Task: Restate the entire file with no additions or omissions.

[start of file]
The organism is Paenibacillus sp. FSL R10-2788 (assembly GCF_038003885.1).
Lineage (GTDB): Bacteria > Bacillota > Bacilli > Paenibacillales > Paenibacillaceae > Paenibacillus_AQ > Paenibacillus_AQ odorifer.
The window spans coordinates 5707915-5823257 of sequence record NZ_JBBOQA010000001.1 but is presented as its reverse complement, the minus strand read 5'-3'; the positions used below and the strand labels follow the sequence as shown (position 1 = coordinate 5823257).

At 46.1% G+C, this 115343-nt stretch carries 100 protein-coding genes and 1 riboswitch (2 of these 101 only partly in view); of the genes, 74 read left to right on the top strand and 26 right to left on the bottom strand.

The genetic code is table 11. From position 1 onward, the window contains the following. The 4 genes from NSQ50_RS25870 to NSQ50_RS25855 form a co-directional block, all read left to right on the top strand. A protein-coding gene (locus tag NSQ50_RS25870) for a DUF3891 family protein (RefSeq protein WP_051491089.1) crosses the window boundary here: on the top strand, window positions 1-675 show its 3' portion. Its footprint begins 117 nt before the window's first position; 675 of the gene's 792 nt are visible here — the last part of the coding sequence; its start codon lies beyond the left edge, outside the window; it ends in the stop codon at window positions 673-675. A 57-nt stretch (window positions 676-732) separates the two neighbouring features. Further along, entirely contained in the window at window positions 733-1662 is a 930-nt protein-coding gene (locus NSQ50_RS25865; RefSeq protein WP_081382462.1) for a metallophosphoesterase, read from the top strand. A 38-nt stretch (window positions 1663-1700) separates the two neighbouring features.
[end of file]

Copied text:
The organism is Paenibacillus sp. FSL R10-2788 (assembly GCF_038003885.1).
Lineage (GTDB): Bacteria > Bacillota > Bacilli > Paenibacillales > Paenibacillaceae > Paenibacillus_AQ > Paenibacillus_AQ odorifer.
The window spans coordinates 5707915-5823257 of sequence record NZ_JBBOQA010000001.1 but is presented as its reverse complement, the minus strand read 5'-3'; the positions used below and the strand labels follow the sequence as shown (position 1 = coordinate 5823257).

At 46.1% G+C, this 115343-nt stretch carries 100 protein-coding genes and 1 riboswitch (2 of these 101 only partly in view); of the genes, 74 read left to right on the top strand and 26 right to left on the bottom strand.

The genetic code is table 11. From position 1 onward, the window contains the following. The 4 genes from NSQ50_RS25870 to NSQ50_RS25855 form a co-directional block, all read left to right on the top strand. A protein-coding gene (locus tag NSQ50_RS25870) for a DUF3891 family protein (RefSeq protein WP_051491089.1) crosses the window boundary here: on the top strand, window positions 1-675 show its 3' portion. Its footprint begins 117 nt before the window's first position; 675 of the gene's 792 nt are visible here — the last part of the coding sequence; its start codon lies beyond the left edge, outside the window; it ends in the stop codon at window positions 673-675. A 57-nt stretch (window positions 676-732) separates the two neighbouring features. Further along, entirely contained in the window at window positions 733-1662 is a 930-nt protein-coding gene (locus NSQ50_RS25865; RefSeq protein WP_081382462.1) for a metallophosphoesterase, read from the top strand. A 38-nt stretch (window positions 1663-1700) separates the two neighbouring features.